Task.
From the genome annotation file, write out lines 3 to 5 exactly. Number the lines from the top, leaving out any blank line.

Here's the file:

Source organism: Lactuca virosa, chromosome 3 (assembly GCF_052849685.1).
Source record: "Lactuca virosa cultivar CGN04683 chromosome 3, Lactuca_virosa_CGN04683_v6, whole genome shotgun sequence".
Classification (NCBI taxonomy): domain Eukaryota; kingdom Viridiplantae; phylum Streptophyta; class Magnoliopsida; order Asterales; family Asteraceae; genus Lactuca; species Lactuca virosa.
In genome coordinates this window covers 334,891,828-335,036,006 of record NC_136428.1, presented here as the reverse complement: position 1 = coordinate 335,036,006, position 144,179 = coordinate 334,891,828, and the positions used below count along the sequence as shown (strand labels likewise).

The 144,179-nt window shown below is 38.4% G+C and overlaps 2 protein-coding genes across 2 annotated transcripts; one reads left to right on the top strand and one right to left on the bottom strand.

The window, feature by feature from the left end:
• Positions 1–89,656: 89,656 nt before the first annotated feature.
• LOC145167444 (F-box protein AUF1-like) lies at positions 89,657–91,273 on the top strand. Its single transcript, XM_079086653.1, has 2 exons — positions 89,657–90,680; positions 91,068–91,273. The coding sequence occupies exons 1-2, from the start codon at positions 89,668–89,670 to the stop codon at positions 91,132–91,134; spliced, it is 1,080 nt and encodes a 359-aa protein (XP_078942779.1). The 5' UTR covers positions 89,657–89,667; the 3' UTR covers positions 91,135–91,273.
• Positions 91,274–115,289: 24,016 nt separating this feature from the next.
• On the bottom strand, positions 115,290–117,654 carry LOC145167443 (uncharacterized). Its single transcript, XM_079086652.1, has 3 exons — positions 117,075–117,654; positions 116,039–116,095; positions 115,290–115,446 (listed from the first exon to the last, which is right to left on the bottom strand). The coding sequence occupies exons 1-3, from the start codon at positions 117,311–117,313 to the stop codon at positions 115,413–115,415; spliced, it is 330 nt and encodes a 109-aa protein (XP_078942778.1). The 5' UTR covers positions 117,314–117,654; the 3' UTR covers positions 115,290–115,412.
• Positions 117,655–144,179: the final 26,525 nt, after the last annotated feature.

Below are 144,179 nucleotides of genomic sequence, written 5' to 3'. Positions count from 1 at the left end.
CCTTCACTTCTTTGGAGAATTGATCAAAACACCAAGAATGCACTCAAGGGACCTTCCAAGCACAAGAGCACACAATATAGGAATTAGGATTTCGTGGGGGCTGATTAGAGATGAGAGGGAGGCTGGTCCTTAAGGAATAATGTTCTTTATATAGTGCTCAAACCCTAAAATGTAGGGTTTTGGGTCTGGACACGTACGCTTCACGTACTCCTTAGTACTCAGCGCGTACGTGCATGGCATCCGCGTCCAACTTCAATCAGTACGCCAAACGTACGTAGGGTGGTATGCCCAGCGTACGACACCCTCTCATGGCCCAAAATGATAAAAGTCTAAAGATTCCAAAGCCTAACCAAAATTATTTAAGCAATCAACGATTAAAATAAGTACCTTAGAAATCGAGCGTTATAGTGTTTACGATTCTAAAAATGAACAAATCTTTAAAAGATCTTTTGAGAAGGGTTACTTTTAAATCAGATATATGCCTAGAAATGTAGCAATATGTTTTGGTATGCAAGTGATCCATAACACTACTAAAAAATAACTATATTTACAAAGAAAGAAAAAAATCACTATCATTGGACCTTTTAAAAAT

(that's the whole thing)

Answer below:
Classification (NCBI taxonomy): domain Eukaryota; kingdom Viridiplantae; phylum Streptophyta; class Magnoliopsida; order Asterales; family Asteraceae; genus Lactuca; species Lactuca virosa.
In genome coordinates this window covers 334,891,828-335,036,006 of record NC_136428.1, presented here as the reverse complement: position 1 = coordinate 335,036,006, position 144,179 = coordinate 334,891,828, and the positions used below count along the sequence as shown (strand labels likewise).

The 144,179-nt window shown below is 38.4% G+C and overlaps 2 protein-coding genes across 2 annotated transcripts; one reads left to right on the top strand and one right to left on the bottom strand.